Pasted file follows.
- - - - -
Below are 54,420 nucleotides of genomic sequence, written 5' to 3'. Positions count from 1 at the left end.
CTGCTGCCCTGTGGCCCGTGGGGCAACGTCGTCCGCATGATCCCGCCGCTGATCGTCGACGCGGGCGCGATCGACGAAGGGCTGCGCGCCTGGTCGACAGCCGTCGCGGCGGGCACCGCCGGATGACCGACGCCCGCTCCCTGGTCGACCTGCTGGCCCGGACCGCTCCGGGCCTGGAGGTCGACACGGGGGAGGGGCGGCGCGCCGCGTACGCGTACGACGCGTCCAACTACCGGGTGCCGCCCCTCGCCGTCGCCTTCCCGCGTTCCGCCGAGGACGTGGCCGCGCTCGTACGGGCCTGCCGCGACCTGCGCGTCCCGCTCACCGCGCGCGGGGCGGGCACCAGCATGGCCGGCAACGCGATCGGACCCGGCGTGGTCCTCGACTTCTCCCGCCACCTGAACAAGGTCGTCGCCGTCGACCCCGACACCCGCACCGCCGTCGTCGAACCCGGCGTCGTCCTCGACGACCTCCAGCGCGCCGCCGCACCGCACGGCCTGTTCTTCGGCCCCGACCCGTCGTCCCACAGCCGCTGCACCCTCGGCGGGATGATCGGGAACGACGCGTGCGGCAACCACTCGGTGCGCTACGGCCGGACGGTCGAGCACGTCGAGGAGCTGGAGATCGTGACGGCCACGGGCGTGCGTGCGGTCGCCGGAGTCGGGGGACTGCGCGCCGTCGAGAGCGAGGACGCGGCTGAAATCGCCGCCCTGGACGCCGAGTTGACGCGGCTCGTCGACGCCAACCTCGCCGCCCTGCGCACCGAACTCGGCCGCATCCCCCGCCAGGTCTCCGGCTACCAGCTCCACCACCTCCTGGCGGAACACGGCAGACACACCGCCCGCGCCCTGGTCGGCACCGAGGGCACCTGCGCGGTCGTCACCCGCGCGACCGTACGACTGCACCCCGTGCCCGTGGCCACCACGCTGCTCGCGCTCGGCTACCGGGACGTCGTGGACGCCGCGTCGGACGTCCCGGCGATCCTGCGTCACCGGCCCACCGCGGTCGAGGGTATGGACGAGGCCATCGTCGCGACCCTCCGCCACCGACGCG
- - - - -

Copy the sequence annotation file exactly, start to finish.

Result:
Below are 54,420 nucleotides of genomic sequence, written 5' to 3'. Positions count from 1 at the left end.
CTGCTGCCCTGTGGCCCGTGGGGCAACGTCGTCCGCATGATCCCGCCGCTGATCGTCGACGCGGGCGCGATCGACGAAGGGCTGCGCGCCTGGTCGACAGCCGTCGCGGCGGGCACCGCCGGATGACCGACGCCCGCTCCCTGGTCGACCTGCTGGCCCGGACCGCTCCGGGCCTGGAGGTCGACACGGGGGAGGGGCGGCGCGCCGCGTACGCGTACGACGCGTCCAACTACCGGGTGCCGCCCCTCGCCGTCGCCTTCCCGCGTTCCGCCGAGGACGTGGCCGCGCTCGTACGGGCCTGCCGCGACCTGCGCGTCCCGCTCACCGCGCGCGGGGCGGGCACCAGCATGGCCGGCAACGCGATCGGACCCGGCGTGGTCCTCGACTTCTCCCGCCACCTGAACAAGGTCGTCGCCGTCGACCCCGACACCCGCACCGCCGTCGTCGAACCCGGCGTCGTCCTCGACGACCTCCAGCGCGCCGCCGCACCGCACGGCCTGTTCTTCGGCCCCGACCCGTCGTCCCACAGCCGCTGCACCCTCGGCGGGATGATCGGGAACGACGCGTGCGGCAACCACTCGGTGCGCTACGGCCGGACGGTCGAGCACGTCGAGGAGCTGGAGATCGTGACGGCCACGGGCGTGCGTGCGGTCGCCGGAGTCGGGGGACTGCGCGCCGTCGAGAGCGAGGACGCGGCTGAAATCGCCGCCCTGGACGCCGAGTTGACGCGGCTCGTCGACGCCAACCTCGCCGCCCTGCGCACCGAACTCGGCCGCATCCCCCGCCAGGTCTCCGGCTACCAGCTCCACCACCTCCTGGCGGAACACGGCAGACACACCGCCCGCGCCCTGGTCGGCACCGAGGGCACCTGCGCGGTCGTCACCCGCGCGACCGTACGACTGCACCCCGTGCCCGTGGCCACCACGCTGCTCGCGCTCGGCTACCGGGACGTCGTGGACGCCGCGTCGGACGTCCCGGCGATCCTGCGTCACCGGCCCACCGCGGTCGAGGGTATGGACGAGGCCATCGTCGCGACCCTCCGCCACCGACGCG